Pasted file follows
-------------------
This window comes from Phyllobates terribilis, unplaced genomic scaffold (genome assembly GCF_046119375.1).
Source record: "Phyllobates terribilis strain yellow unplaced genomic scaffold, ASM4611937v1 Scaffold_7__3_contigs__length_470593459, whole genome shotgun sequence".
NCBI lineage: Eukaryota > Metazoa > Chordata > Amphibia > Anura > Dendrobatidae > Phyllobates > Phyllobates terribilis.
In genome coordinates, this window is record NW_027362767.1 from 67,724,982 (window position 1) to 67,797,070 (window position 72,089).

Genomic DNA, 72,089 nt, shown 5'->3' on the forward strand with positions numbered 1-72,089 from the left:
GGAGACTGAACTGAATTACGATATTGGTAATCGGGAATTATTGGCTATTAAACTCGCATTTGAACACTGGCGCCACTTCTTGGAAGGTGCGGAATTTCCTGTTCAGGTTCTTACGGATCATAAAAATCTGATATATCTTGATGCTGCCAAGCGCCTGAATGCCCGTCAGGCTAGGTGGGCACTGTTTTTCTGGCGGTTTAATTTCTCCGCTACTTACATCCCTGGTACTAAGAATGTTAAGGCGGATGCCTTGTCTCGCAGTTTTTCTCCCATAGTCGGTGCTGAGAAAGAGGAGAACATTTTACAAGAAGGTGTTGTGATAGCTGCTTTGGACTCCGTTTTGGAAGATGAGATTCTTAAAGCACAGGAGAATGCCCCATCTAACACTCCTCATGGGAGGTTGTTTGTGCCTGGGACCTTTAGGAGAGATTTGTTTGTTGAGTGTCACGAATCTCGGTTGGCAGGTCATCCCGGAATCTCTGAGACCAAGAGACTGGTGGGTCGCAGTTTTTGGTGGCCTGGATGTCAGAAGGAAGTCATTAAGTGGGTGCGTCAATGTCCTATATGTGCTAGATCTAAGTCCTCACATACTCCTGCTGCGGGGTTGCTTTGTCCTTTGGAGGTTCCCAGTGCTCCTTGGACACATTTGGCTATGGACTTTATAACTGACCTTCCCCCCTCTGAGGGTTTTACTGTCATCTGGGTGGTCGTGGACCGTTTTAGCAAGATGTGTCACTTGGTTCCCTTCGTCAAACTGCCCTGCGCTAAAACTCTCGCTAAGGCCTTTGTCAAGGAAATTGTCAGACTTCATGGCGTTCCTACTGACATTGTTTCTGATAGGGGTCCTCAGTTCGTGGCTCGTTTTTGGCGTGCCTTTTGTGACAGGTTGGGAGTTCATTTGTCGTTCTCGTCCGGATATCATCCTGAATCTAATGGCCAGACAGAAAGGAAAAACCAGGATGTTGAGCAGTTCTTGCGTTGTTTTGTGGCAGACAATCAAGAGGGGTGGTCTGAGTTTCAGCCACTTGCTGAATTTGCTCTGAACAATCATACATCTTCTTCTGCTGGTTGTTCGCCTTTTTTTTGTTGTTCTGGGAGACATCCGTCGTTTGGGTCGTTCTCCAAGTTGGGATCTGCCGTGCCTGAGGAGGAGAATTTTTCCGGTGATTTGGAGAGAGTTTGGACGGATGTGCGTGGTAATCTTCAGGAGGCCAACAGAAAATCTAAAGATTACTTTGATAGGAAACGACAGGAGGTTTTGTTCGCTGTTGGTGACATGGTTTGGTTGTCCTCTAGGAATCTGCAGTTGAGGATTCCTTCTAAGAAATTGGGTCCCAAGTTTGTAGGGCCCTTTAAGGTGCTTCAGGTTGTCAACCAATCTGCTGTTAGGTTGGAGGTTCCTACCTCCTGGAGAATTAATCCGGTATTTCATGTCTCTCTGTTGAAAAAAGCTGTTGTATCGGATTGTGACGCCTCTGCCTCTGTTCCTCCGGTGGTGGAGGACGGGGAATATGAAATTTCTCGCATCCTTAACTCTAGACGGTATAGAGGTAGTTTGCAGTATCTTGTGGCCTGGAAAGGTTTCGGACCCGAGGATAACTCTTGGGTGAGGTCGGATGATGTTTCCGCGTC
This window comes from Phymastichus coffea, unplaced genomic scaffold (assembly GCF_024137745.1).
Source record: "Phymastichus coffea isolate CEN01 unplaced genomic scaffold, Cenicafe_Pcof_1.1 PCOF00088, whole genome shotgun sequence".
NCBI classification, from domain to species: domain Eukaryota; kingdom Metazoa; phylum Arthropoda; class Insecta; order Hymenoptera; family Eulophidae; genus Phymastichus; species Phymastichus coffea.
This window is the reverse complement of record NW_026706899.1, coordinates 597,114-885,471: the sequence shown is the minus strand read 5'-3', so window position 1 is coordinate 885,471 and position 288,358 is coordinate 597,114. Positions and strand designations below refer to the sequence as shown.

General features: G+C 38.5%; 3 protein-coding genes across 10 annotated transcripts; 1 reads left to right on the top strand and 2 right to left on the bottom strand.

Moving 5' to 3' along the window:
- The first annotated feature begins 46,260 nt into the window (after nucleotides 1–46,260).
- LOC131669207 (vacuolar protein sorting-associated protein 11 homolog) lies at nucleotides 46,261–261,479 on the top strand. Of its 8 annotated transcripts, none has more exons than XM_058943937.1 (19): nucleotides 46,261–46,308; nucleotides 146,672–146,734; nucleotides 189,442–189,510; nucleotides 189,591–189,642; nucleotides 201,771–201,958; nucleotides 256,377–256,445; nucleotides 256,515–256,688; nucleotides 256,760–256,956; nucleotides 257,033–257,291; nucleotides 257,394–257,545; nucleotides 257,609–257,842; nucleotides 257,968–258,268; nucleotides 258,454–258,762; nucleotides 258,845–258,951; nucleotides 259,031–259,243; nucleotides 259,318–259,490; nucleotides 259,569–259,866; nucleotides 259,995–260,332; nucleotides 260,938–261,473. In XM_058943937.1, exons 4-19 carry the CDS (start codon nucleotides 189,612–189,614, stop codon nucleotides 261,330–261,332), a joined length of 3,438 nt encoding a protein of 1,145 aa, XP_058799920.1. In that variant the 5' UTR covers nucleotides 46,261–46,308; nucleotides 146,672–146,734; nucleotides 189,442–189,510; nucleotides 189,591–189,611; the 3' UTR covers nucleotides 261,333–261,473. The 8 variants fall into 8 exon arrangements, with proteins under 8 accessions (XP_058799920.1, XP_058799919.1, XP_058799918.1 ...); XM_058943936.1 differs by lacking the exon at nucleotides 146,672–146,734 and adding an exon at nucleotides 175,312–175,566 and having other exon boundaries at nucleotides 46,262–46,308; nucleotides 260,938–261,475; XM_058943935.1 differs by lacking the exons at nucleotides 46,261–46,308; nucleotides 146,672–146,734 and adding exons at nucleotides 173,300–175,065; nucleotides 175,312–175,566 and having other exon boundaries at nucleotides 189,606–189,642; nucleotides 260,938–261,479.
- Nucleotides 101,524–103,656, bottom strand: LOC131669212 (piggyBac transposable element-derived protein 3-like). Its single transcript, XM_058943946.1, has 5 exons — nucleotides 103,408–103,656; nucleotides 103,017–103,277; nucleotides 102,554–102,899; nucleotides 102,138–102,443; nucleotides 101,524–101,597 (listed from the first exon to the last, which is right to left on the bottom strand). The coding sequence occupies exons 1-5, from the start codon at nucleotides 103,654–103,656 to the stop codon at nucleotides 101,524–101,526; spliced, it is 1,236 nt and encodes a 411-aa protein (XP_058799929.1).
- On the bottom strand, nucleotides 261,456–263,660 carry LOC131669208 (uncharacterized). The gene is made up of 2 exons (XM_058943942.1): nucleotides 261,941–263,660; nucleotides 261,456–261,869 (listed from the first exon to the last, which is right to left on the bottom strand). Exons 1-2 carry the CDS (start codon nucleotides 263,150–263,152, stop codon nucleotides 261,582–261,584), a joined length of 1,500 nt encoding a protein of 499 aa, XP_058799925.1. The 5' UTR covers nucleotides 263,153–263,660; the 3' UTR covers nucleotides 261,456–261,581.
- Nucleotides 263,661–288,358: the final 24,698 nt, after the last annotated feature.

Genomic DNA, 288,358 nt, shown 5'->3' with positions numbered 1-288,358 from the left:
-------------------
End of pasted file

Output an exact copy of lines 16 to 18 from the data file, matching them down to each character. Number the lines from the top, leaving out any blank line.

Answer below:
- On the bottom strand, nucleotides 261,456–263,660 carry LOC131669208 (uncharacterized). The gene is made up of 2 exons (XM_058943942.1): nucleotides 261,941–263,660; nucleotides 261,456–261,869 (listed from the first exon to the last, which is right to left on the bottom strand). Exons 1-2 carry the CDS (start codon nucleotides 263,150–263,152, stop codon nucleotides 261,582–261,584), a joined length of 1,500 nt encoding a protein of 499 aa, XP_058799925.1. The 5' UTR covers nucleotides 263,153–263,660; the 3' UTR covers nucleotides 261,456–261,581.
- Nucleotides 263,661–288,358: the final 24,698 nt, after the last annotated feature.

Genomic DNA, 288,358 nt, shown 5'->3' with positions numbered 1-288,358 from the left: